1. All I can think of is making it out of a really thick metal and then somehow make the tesla coil make sparks so when you hit the ground with the hammer it sends sparks everywhere. >:D

  2. May I be the first to say how AWSOME this is.

    I might have gone with a “semi-portable” solution. A small battery backpack (unnoticeable under the cape) to power a larger coil (maybe if it had to reside in the handle), with the power cord concealedin the hammer’s strap.

    1. if you go the that route, you could hide the cables in the arm and have some sort of connector on the palm (with short protection so you can still hold beer cans) and then you’d have it only working with the owner

  3. I was kinda expecting the camera to go out when the hammer was put up to it. I’m sure it was just a matter of perspective though and never really got close enough to arc to the camera…lol

  4. I like the idea of a stationary hammer that is constantly throwing out giant bolts of lightening. Would be awesome as an exhibit in an art museum. You’d have to surround it with a Faraday cage so that bystanders don’t get zotted, and the coil would probably have to be hidden in the room below.

    1. That was my first thought. Use the hammer surface as a “toroid” by covering it foil.

      However, thinking about it further, I don’t think this would be a good idea; at least with the current coil. Given its small output, with too smooth a surface, no sparks would break out at all. Too rough, and it could indeed produce loads of tiny sparks. But the key word is tiny, and a few larger arcs are more impressive IMO.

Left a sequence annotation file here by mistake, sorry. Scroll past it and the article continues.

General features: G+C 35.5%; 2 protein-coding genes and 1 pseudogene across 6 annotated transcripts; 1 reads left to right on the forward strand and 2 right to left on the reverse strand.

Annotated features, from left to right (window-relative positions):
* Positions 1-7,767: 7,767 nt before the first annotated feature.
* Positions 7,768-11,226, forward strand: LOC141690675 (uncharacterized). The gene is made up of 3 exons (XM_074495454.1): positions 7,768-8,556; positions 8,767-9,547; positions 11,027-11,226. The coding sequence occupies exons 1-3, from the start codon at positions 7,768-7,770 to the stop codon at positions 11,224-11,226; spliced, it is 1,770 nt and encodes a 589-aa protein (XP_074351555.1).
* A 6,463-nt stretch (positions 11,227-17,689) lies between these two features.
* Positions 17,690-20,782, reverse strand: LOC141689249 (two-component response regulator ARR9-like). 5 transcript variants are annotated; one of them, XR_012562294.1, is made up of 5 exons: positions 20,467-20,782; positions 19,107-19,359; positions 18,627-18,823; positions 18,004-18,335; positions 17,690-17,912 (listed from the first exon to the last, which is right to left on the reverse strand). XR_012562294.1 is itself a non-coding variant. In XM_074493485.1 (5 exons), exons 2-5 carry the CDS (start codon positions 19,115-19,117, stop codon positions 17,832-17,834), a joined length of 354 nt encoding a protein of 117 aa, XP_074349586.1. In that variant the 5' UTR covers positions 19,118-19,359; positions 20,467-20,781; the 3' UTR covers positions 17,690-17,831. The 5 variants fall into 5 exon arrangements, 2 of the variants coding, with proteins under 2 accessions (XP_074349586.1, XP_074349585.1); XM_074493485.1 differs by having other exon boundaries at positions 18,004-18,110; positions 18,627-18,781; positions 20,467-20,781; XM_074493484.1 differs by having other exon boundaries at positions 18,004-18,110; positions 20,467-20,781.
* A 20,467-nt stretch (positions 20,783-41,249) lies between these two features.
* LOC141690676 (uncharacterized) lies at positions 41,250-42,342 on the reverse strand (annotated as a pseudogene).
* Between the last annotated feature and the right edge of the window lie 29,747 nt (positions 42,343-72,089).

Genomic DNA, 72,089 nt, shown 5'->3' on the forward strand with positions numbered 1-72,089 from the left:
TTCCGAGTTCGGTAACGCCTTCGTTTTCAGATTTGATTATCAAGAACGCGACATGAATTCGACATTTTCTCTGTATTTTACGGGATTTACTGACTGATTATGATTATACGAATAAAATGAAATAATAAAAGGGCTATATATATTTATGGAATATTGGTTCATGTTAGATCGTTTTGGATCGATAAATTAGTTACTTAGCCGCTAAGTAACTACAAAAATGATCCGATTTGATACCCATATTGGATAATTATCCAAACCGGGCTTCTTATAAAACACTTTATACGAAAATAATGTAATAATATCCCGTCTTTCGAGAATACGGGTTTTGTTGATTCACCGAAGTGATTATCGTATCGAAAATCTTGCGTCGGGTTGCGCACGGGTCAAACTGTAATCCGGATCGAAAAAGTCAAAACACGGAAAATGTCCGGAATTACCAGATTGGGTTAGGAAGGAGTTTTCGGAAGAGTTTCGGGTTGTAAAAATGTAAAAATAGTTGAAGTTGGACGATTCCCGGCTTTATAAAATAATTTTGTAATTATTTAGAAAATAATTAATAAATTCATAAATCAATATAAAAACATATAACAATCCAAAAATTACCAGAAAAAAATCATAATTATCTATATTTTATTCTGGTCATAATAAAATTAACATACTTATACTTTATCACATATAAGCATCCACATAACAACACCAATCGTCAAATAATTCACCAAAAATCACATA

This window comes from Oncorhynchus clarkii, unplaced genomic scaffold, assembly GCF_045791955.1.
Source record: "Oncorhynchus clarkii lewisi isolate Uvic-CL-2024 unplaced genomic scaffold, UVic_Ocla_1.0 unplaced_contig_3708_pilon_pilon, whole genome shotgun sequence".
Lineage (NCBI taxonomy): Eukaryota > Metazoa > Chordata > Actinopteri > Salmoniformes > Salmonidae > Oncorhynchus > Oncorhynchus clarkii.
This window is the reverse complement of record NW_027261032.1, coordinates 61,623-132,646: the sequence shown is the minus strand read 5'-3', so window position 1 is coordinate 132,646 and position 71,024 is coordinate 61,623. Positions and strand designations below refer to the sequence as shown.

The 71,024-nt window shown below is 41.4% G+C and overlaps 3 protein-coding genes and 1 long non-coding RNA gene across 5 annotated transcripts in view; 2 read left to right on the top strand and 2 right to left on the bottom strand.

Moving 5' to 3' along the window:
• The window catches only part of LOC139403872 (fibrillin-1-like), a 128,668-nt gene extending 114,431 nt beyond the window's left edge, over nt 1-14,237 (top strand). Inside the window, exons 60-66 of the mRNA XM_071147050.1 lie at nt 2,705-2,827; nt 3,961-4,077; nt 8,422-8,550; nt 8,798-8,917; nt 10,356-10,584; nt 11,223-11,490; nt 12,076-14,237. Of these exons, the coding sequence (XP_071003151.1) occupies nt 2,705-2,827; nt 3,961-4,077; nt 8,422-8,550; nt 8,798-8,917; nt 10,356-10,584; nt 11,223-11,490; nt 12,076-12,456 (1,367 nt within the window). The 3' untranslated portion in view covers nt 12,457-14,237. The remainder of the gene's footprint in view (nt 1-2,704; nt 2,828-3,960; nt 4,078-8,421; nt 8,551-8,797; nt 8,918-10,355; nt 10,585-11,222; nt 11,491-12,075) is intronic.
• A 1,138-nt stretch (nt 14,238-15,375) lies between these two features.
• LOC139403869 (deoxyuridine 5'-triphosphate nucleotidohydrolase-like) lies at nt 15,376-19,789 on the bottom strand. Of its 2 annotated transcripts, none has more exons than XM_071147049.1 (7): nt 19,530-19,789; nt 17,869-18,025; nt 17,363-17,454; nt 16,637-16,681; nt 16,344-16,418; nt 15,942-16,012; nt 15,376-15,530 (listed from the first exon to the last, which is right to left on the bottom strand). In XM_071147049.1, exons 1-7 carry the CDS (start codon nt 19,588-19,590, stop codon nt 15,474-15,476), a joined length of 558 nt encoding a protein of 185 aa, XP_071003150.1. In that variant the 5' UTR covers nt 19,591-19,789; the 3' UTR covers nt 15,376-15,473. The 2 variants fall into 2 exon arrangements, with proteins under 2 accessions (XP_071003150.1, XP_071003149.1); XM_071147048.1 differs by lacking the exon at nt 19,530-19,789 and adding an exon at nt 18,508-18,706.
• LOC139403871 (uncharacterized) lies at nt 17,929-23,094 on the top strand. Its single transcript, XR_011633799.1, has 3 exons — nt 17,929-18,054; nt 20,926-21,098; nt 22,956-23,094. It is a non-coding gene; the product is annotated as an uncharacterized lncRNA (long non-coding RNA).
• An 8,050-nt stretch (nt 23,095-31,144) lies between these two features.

It would be hard to adjust for the right balance, and simultaneously make the foil look attractive. Mjolnir should not look like it’s made of aluminum foil! Some nicely oxidized and distressed lead foil could look fantastic though. Norse gods laugh at ROHS compliance.

      Maybe Caleb will continue tinkering with it. This is the most enjoyable HAD post I’ve seen in a while, and I’d love to see updates. Although bigger arcs are always desirable, the costume is top notch and I agree Caleb pulls off the Thor look very well!

    1. It’d be tricky, but maybe. A bit of argon gas would brighten and extend the discharge. Not sure where you’d find a tiny argon cylinder, but at least Kakashi has plenty of pockets to hide such things. Nerdy is good.

    2. If someone does this, I only hope they include a few speakers hidden about their person and an mp3 player + amp to recreate the *sound* that accompanies Chidori!

  5. That was great. A couple of years ago I dressed up as Thor and built a portable subwoofer connected to me and my hammer by Bluetooth. While I didn’t have any sparks like you, the resounding boom I could summon by shaking my hammer was very satisfying and I recommend it. Of course I can to carry my sound system in a shopping bag I would deposit in the corner of any location I hung out in.

    1. “Of course I can to carry my sound system in a shopping bag I would deposit in the corner of any location I hung out in.”

      Nice idea, but will it work with “If you see something, say something!”

  6. That would make a bad-ass taser, too!

    In all seriousness, why not throw two more coils in there, and have one for the top and both faces of the hammer?

  7. Hello everybody,
    I am an German engineering student participating in an exchange programm with China.
    I just saw excerps of this video in the Metro TV of the Shanghai subway. I am not kidding! they showed a few scenes, like the one with the neon tube.

    Here is a proof:
    Sorry for the bad quality, but i only had my mobile with me.

    Best regards